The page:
New Life for Old Steel Structural Components

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New Life for Old Steel Structural Components

Steel components recovered from old buildings could soon be in use as new materials.

A new European project aimed at increasing the recovery and reuse of such components is to start next month.

The PROGRESS project, being led by Finland’s VTT Technical Research Centre, has the support of several European organisations including the UK’s Steel Construction Institute. It is being funded by the EU to the tune of a million Euos.

The construction and demolition sector creates Europe’s largest amount of waste, and new measures are needed to increase the reuse and recovery of materials which can be used again. In order to achieve this, it will be increasingly important to understand at the design stage how to deconstruct buildings to enable the use of their durable components in new applications.

The project will develop new design tools, methods and recommendations, with focus on the economic and environmental aspects.

The goal is to increase the amount of reused steel components in buildings by assisting the demolition and planning of steel structures, with the aim of decreasing virgin raw material use. It is hoped energy use in the manufacturing of new building structures can be reduced. In addition, existing opportunities and obstacles of reusing components will be identified.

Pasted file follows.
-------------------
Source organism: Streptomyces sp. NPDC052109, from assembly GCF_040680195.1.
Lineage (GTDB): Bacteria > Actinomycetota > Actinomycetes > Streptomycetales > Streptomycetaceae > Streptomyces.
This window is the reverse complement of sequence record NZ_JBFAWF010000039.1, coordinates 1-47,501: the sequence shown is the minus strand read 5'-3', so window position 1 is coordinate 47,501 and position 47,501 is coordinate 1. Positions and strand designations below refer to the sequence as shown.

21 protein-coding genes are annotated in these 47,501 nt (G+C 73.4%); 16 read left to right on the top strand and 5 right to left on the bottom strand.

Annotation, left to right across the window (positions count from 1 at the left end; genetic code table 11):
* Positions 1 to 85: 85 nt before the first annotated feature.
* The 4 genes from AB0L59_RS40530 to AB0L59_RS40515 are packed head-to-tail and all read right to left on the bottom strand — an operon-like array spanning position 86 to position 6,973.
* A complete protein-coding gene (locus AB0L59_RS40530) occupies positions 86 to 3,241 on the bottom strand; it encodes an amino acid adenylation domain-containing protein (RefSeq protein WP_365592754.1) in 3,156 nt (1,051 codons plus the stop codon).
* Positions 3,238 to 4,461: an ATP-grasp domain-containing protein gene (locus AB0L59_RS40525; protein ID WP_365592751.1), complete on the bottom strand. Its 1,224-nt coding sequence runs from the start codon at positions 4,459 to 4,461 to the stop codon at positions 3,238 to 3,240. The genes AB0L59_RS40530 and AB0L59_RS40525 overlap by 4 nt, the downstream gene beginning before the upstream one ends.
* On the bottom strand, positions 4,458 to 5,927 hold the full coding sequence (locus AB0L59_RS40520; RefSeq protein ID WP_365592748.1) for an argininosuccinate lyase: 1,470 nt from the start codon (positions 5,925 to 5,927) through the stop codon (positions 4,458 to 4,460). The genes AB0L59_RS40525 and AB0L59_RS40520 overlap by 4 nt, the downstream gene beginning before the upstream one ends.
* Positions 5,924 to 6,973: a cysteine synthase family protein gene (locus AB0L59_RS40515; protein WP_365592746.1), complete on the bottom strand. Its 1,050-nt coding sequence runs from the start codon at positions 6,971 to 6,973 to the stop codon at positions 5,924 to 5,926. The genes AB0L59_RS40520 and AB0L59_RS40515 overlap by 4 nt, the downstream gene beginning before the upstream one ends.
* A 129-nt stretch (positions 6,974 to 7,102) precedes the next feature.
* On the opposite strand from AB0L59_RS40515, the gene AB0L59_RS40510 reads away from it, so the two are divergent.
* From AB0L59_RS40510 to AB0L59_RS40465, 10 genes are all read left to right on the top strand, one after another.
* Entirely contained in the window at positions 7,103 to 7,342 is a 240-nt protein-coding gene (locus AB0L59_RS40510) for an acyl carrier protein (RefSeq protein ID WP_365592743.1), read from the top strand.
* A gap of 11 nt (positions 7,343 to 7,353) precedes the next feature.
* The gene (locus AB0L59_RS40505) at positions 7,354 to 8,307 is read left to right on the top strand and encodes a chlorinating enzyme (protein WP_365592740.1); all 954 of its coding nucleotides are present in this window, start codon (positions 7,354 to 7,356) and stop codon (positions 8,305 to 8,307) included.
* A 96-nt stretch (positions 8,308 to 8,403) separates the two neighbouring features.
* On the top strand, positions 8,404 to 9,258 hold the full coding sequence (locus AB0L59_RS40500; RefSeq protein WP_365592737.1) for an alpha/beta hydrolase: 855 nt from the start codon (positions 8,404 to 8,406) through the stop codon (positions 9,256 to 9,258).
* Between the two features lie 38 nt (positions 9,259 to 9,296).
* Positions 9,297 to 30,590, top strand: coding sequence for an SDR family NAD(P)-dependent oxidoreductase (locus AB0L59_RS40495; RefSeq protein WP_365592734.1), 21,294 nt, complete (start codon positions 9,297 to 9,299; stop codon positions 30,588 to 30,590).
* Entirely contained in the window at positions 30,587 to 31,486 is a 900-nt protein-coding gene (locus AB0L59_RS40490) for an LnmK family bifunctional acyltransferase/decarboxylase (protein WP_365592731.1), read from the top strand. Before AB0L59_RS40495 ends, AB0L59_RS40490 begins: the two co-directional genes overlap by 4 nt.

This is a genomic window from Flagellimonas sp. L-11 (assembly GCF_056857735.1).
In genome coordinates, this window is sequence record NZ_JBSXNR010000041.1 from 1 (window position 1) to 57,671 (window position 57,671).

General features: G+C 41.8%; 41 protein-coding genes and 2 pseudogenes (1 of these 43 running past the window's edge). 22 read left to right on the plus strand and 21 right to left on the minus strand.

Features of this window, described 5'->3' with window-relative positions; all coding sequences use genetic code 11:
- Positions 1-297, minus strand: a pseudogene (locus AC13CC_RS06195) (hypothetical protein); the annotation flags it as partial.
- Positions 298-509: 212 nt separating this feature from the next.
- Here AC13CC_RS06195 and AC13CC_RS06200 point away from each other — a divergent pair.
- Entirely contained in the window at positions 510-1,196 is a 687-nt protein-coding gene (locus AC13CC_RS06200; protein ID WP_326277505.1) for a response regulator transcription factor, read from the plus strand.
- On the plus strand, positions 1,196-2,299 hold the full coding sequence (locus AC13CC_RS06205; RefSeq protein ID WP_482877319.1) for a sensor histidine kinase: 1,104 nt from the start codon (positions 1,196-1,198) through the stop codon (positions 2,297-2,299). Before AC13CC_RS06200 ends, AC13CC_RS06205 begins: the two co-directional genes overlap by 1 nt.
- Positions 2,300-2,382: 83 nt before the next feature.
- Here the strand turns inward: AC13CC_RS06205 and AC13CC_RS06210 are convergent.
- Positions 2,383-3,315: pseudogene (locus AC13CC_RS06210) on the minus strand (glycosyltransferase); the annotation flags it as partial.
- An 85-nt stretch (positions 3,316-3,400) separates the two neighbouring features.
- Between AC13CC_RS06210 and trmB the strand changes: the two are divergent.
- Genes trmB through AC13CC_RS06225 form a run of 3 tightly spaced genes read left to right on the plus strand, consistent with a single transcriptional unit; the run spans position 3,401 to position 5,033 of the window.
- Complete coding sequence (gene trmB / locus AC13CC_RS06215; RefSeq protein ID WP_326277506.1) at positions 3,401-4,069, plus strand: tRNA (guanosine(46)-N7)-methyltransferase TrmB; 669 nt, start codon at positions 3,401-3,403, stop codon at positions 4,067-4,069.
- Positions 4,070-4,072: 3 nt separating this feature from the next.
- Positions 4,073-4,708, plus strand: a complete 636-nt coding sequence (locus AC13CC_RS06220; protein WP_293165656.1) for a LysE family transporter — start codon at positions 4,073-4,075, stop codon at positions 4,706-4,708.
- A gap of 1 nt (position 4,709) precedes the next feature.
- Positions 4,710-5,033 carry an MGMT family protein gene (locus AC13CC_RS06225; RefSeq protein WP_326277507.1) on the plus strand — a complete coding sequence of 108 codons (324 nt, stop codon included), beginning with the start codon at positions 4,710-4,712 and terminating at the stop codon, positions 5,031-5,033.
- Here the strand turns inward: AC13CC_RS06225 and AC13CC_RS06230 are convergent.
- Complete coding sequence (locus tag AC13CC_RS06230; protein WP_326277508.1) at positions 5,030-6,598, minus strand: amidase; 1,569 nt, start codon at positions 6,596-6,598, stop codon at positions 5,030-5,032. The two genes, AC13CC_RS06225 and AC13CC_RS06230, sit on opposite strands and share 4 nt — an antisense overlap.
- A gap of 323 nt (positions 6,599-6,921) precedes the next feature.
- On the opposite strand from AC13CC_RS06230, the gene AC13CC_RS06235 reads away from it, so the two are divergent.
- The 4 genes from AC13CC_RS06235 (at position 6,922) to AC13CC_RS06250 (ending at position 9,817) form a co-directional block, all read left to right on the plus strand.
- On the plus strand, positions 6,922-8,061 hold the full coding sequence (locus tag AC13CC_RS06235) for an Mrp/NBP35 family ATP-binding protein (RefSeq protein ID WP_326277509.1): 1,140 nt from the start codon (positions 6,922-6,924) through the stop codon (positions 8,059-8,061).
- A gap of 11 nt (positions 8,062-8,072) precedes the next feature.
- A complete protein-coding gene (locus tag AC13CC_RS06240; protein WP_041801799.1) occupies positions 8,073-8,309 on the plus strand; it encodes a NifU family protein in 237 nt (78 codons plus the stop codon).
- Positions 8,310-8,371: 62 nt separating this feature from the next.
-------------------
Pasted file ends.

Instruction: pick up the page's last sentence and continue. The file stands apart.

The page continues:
The results will benefit the entire construction industry, including manufacturers, designers and contractors. New business opportunities are foreseen as recycled components and raw materials become an increasingly easy and cost-efficient option for the entire construction sector value chain. The environmental load, material costs and energy consumption will be reduced at the same time.

To begin with the PROGRESS project will focus on single-storey steel buildings, a large number of which are used by the industrial, retail, warehousing, sports and exhibition sectors.

The project, which will start in June 2017 and continue until May 2020, has a budget of EUR 1.6 million, EUR 1 million of which is being contributed by the EU.


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